Equipment such as motion detectors or  anti-vandalism hardware may be necessary. When it comes to operations, the cost of  operating a charging station includes,   of course, the electricity but also maintenance  as well as any monthly or annual internet access   and networking fees. The cost of electricity to  charge vehicles includes per-kilowatt-hour charges   as well as any demand charges incurred, if the use  of charging infrastructure increases peak demand,   and if the local utility has demand charges  in place. DC fast charging equipment is   more likely to trigger demand charges than  Level 2 charging. Note that some utilities  

may offer time-of-use rates or other rate  incentives for charging infrastructure owners. General maintenance for charging infrastructure  includes storing charging cables security,   checking parts periodically and  keeping the equipment clean.   Chargers may need intermittent repairs.  Warrantied prices vary by manufacturer,   including plans that are fixed-term, renewable  and may not be included with the equipment costs.   While ongoing infrastructure maintenance can be  minimal, repairing broken chargers could be costly   if they're no longer under warranty. Therefore,  it’s important to establish responsibility for   maintenance costs and determine if the site host,  charging network or installer is responsible.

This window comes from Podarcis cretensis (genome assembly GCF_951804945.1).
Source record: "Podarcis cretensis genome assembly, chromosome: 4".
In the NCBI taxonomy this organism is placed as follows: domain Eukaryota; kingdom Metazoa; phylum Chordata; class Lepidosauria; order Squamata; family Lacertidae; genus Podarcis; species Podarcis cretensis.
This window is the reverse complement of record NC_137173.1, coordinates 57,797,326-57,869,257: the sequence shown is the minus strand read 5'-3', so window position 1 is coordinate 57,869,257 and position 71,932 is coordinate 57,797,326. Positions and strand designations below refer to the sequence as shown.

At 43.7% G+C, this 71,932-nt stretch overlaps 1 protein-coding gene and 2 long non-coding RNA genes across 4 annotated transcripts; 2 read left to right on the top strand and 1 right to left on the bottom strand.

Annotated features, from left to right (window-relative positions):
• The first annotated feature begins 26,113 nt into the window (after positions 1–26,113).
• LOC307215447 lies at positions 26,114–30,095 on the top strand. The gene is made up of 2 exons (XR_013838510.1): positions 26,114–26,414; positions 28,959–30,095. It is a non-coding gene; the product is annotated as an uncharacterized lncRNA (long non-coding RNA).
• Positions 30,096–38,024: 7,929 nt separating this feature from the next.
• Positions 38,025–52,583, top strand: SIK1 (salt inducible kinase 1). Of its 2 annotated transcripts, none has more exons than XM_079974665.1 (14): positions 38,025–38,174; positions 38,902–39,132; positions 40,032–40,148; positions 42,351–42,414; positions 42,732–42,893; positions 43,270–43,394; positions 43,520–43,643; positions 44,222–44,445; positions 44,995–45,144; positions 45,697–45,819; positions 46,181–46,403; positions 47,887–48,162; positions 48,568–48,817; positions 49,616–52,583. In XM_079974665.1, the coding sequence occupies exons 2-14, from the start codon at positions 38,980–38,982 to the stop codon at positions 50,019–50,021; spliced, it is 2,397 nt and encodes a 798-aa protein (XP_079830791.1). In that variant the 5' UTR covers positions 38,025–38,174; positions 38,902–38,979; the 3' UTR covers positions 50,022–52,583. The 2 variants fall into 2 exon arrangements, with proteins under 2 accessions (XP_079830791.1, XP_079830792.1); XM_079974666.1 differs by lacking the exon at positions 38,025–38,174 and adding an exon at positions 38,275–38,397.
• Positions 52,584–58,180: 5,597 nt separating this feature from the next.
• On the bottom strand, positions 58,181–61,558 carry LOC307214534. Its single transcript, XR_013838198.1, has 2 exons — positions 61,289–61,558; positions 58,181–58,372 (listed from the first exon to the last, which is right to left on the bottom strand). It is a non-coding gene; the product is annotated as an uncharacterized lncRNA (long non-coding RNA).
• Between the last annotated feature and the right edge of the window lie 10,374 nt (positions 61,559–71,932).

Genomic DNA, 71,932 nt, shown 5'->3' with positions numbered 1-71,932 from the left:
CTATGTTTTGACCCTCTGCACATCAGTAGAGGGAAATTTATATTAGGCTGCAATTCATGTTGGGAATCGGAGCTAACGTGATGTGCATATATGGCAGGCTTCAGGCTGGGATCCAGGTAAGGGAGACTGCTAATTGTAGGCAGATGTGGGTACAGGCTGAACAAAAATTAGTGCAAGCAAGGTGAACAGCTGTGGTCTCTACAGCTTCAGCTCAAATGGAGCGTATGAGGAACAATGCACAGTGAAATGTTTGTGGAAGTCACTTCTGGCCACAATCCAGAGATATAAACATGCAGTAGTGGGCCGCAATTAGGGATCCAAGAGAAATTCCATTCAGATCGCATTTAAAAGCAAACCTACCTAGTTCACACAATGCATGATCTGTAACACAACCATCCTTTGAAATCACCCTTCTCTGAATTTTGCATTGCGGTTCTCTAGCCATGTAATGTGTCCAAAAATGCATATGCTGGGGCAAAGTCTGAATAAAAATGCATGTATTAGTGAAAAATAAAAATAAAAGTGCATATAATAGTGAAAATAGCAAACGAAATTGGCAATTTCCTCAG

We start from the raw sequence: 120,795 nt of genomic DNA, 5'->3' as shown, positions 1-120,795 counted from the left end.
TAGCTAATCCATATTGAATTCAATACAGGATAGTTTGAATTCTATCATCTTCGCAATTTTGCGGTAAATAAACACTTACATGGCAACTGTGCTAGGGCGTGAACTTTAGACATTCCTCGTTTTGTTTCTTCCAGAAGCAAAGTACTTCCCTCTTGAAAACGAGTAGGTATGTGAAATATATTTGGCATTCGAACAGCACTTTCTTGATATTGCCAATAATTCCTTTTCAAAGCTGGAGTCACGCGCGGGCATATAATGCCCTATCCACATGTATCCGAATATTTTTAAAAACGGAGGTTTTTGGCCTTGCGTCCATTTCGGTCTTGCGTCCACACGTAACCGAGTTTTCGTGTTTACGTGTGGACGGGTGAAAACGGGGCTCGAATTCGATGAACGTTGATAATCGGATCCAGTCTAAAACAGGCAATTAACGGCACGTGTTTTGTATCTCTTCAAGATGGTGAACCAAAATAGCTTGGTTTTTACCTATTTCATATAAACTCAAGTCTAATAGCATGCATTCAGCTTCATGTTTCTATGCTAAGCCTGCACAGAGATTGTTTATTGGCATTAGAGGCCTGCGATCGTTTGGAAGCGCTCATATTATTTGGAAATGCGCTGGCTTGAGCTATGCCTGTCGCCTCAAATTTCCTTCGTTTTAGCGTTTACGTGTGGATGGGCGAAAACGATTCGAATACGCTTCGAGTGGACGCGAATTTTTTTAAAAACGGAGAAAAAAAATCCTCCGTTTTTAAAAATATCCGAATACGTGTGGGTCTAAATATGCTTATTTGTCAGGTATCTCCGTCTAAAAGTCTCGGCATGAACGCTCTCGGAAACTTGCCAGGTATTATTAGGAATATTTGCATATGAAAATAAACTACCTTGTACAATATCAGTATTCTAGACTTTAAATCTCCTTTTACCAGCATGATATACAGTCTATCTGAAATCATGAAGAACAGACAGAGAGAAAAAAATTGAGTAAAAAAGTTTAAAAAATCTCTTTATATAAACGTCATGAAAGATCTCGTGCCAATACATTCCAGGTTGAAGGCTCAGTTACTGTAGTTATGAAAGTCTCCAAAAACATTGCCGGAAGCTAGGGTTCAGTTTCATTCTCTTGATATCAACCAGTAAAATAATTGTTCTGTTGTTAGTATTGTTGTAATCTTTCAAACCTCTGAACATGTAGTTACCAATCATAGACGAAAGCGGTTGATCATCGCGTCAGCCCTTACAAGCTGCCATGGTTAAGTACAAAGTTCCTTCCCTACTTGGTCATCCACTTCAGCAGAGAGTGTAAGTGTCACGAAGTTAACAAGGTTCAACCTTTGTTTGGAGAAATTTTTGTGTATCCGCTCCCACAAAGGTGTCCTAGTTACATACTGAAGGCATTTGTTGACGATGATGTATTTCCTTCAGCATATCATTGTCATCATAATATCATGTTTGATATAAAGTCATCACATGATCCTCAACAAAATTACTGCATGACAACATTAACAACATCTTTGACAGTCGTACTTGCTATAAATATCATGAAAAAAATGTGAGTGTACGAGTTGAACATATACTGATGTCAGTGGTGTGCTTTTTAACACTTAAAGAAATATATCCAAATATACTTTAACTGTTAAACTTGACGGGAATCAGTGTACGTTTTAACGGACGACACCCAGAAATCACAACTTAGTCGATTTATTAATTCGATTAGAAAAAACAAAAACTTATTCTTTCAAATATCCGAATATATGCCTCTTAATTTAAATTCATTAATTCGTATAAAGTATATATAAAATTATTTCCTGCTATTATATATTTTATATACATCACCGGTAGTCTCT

Well, on the last slide we discussed the  multiple different kinds of costs variables.   On this slide I want to address the timeline  that these costs or expenses can occur.   The amount of time it takes to install  a charging station is dependent on the   project but generally varies from a few months  to over a year. Projects can take longer when   the electric utility needs to be involved.  Adding additional transformers, a meter,   conductors or even substations to a site can  increase the timeline of the project. You can  

anticipate more involvement from the utility  with DC fast charging stations or locations   with multiple Level 2 stations being installed  due to the increased power demand on the site. When planning for a charging station, it’s  important to work with an electrician and   to contact the utility as early as possible.  Depending on the project, it might be beneficial   to conduct a site analysis or feasibility  study to compare the current power demands   to the anticipated power demands on the site once  the chargers are installed. Depending on the cost   or infrastructure needed, it maybe determined  that another location or site might work better.   We’ll talk more about coordinating with  your electric utility in a later slide. After conducting the site assessment and once  you’ve determined the necessary site work that   will need to happen, you might then proceed  to more of the administrative expenses of the   project. That being said, depending on the  project, these first two steps might happen  

concurrently. Administrative expenses include  financing, land acquisition and permitting.   Not all charging stations need to be  owned and operated by the same entity   that owns the land where it  sits, but if this is the case,   you’ll need to work with the landowner on a  leasing contract or shared ownership of the site. From there, you’ll move onto the actual  construction and installation of the station.   This involves purchasing equipment, installing the  service panel and separate circuit breakers along   with any sitework such as trenching and repaving.  This area also includes the skilled labor cost to   hire qualified and licensed electricians who  are familiar with the codes and standards of   installing charging stations in a manner that  is safe for people, vehicles and the grid. This phase could be delayed if  you're waiting on the utility to   install transformers or add additional  power supply to the specific site.